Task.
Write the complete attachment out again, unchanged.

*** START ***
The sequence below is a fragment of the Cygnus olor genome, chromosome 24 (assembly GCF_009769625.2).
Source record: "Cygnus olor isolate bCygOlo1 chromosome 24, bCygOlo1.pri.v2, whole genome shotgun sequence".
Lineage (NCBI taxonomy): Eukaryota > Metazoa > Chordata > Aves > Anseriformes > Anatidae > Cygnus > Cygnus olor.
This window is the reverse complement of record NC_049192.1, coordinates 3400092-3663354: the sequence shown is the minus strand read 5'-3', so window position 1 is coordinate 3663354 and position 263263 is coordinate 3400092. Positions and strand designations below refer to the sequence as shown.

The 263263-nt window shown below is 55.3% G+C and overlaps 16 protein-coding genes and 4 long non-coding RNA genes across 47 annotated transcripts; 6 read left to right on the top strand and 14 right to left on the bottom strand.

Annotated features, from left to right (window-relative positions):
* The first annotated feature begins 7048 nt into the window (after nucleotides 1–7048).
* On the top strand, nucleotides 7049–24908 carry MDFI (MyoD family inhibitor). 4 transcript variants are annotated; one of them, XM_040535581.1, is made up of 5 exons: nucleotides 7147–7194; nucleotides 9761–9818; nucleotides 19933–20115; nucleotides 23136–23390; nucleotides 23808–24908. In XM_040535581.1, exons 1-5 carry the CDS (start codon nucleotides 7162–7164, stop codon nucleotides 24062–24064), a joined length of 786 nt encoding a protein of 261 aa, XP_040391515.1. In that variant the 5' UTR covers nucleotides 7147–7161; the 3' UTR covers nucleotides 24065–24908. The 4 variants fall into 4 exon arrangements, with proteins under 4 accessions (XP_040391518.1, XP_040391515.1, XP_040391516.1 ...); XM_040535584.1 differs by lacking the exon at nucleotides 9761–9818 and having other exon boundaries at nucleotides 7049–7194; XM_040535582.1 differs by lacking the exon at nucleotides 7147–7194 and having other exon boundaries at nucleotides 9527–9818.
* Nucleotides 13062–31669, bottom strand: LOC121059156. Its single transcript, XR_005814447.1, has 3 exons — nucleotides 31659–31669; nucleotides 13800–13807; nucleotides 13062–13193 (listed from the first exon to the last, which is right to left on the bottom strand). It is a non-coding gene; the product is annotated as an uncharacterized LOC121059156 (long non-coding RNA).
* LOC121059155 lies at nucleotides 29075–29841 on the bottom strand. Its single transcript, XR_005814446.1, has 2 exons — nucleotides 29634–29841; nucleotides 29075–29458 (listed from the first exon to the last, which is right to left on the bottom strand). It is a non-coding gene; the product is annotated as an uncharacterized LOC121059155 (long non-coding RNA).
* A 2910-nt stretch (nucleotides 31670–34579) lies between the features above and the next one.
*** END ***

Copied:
The sequence below is a fragment of the Cygnus olor genome, chromosome 24 (assembly GCF_009769625.2).
Source record: "Cygnus olor isolate bCygOlo1 chromosome 24, bCygOlo1.pri.v2, whole genome shotgun sequence".
Lineage (NCBI taxonomy): Eukaryota > Metazoa > Chordata > Aves > Anseriformes > Anatidae > Cygnus > Cygnus olor.
This window is the reverse complement of record NC_049192.1, coordinates 3400092-3663354: the sequence shown is the minus strand read 5'-3', so window position 1 is coordinate 3663354 and position 263263 is coordinate 3400092. Positions and strand designations below refer to the sequence as shown.

The 263263-nt window shown below is 55.3% G+C and overlaps 16 protein-coding genes and 4 long non-coding RNA genes across 47 annotated transcripts; 6 read left to right on the top strand and 14 right to left on the bottom strand.

Annotated features, from left to right (window-relative positions):
* The first annotated feature begins 7048 nt into the window (after nucleotides 1–7048).
* On the top strand, nucleotides 7049–24908 carry MDFI (MyoD family inhibitor). 4 transcript variants are annotated; one of them, XM_040535581.1, is made up of 5 exons: nucleotides 7147–7194; nucleotides 9761–9818; nucleotides 19933–20115; nucleotides 23136–23390; nucleotides 23808–24908. In XM_040535581.1, exons 1-5 carry the CDS (start codon nucleotides 7162–7164, stop codon nucleotides 24062–24064), a joined length of 786 nt encoding a protein of 261 aa, XP_040391515.1. In that variant the 5' UTR covers nucleotides 7147–7161; the 3' UTR covers nucleotides 24065–24908. The 4 variants fall into 4 exon arrangements, with proteins under 4 accessions (XP_040391518.1, XP_040391515.1, XP_040391516.1 ...); XM_040535584.1 differs by lacking the exon at nucleotides 9761–9818 and having other exon boundaries at nucleotides 7049–7194; XM_040535582.1 differs by lacking the exon at nucleotides 7147–7194 and having other exon boundaries at nucleotides 9527–9818.
* Nucleotides 13062–31669, bottom strand: LOC121059156. Its single transcript, XR_005814447.1, has 3 exons — nucleotides 31659–31669; nucleotides 13800–13807; nucleotides 13062–13193 (listed from the first exon to the last, which is right to left on the bottom strand). It is a non-coding gene; the product is annotated as an uncharacterized LOC121059156 (long non-coding RNA).
* LOC121059155 lies at nucleotides 29075–29841 on the bottom strand. Its single transcript, XR_005814446.1, has 2 exons — nucleotides 29634–29841; nucleotides 29075–29458 (listed from the first exon to the last, which is right to left on the bottom strand). It is a non-coding gene; the product is annotated as an uncharacterized LOC121059155 (long non-coding RNA).
* A 2910-nt stretch (nucleotides 31670–34579) lies between the features above and the next one.